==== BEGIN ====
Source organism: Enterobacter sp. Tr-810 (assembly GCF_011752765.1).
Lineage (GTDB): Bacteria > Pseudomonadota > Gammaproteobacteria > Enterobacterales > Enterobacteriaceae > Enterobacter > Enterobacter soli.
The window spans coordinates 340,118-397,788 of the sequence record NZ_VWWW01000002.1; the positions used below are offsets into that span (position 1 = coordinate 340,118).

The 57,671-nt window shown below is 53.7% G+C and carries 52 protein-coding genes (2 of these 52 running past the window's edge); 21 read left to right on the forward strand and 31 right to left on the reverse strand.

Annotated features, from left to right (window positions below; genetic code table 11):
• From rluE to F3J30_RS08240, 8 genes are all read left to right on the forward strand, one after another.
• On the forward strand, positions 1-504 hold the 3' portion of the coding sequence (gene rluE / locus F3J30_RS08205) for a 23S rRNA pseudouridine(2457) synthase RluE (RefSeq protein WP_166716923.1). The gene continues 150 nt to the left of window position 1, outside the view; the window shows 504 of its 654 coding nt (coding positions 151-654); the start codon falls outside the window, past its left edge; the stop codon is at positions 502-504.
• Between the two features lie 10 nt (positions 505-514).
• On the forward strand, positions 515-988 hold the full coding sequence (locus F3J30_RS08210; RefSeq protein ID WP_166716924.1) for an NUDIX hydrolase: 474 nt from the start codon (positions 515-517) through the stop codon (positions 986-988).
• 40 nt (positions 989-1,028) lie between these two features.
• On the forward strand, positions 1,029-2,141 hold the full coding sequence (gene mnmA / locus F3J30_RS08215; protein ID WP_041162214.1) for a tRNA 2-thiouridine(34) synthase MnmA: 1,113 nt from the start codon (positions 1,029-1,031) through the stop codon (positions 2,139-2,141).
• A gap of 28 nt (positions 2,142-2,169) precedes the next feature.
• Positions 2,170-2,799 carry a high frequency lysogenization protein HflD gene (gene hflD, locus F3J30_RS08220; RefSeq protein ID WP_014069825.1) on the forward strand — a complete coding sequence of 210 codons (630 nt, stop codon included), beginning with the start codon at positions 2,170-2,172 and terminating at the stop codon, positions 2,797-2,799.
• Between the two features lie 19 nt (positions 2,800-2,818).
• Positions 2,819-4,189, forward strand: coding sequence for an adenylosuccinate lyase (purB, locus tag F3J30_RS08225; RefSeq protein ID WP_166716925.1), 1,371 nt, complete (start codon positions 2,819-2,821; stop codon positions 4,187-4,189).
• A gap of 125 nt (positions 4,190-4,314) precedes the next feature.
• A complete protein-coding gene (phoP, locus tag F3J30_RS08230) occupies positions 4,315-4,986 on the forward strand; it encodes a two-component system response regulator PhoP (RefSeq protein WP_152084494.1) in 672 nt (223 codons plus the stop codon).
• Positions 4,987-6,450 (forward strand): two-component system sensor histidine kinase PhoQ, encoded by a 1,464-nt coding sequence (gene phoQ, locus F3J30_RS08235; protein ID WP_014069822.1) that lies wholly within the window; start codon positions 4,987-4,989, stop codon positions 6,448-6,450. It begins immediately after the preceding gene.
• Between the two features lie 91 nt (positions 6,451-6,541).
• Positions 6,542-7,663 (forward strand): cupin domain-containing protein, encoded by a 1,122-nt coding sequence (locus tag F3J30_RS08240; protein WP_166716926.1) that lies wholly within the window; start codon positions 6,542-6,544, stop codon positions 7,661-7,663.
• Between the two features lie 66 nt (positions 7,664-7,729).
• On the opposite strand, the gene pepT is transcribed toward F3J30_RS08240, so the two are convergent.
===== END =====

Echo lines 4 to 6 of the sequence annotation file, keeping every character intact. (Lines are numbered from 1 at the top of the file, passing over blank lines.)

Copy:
The 57,671-nt window shown below is 53.7% G+C and carries 52 protein-coding genes (2 of these 52 running past the window's edge); 21 read left to right on the forward strand and 31 right to left on the reverse strand.

Annotated features, from left to right (window positions below; genetic code table 11):
• From rluE to F3J30_RS08240, 8 genes are all read left to right on the forward strand, one after another.